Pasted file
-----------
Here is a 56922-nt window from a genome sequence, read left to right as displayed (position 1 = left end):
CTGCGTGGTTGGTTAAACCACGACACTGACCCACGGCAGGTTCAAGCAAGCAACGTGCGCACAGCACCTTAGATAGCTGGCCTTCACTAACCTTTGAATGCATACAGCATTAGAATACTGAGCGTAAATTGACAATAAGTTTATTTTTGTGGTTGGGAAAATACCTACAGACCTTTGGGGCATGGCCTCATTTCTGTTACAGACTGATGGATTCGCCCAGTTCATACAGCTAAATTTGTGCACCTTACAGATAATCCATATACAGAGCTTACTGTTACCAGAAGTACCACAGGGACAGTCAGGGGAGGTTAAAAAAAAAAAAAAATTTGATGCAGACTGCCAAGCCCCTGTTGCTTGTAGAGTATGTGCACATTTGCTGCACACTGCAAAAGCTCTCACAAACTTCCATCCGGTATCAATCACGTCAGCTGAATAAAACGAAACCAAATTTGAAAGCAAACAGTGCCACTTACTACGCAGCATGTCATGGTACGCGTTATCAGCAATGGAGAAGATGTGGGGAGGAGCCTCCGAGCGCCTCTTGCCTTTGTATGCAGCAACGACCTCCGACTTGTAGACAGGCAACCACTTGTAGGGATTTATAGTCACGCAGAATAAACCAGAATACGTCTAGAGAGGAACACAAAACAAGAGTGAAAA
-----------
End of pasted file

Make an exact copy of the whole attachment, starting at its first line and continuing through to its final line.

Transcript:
Here is a 56922-nt window from a genome sequence, read left to right as displayed (position 1 = left end):
CTGCGTGGTTGGTTAAACCACGACACTGACCCACGGCAGGTTCAAGCAAGCAACGTGCGCACAGCACCTTAGATAGCTGGCCTTCACTAACCTTTGAATGCATACAGCATTAGAATACTGAGCGTAAATTGACAATAAGTTTATTTTTGTGGTTGGGAAAATACCTACAGACCTTTGGGGCATGGCCTCATTTCTGTTACAGACTGATGGATTCGCCCAGTTCATACAGCTAAATTTGTGCACCTTACAGATAATCCATATACAGAGCTTACTGTTACCAGAAGTACCACAGGGACAGTCAGGGGAGGTTAAAAAAAAAAAAAAATTTGATGCAGACTGCCAAGCCCCTGTTGCTTGTAGAGTATGTGCACATTTGCTGCACACTGCAAAAGCTCTCACAAACTTCCATCCGGTATCAATCACGTCAGCTGAATAAAACGAAACCAAATTTGAAAGCAAACAGTGCCACTTACTACGCAGCATGTCATGGTACGCGTTATCAGCAATGGAGAAGATGTGGGGAGGAGCCTCCGAGCGCCTCTTGCCTTTGTATGCAGCAACGACCTCCGACTTGTAGACAGGCAACCACTTGTAGGGATTTATAGTCACGCAGAATAAACCAGAATACGTCTAGAGAGGAACACAAAACAAGAGTGAAAA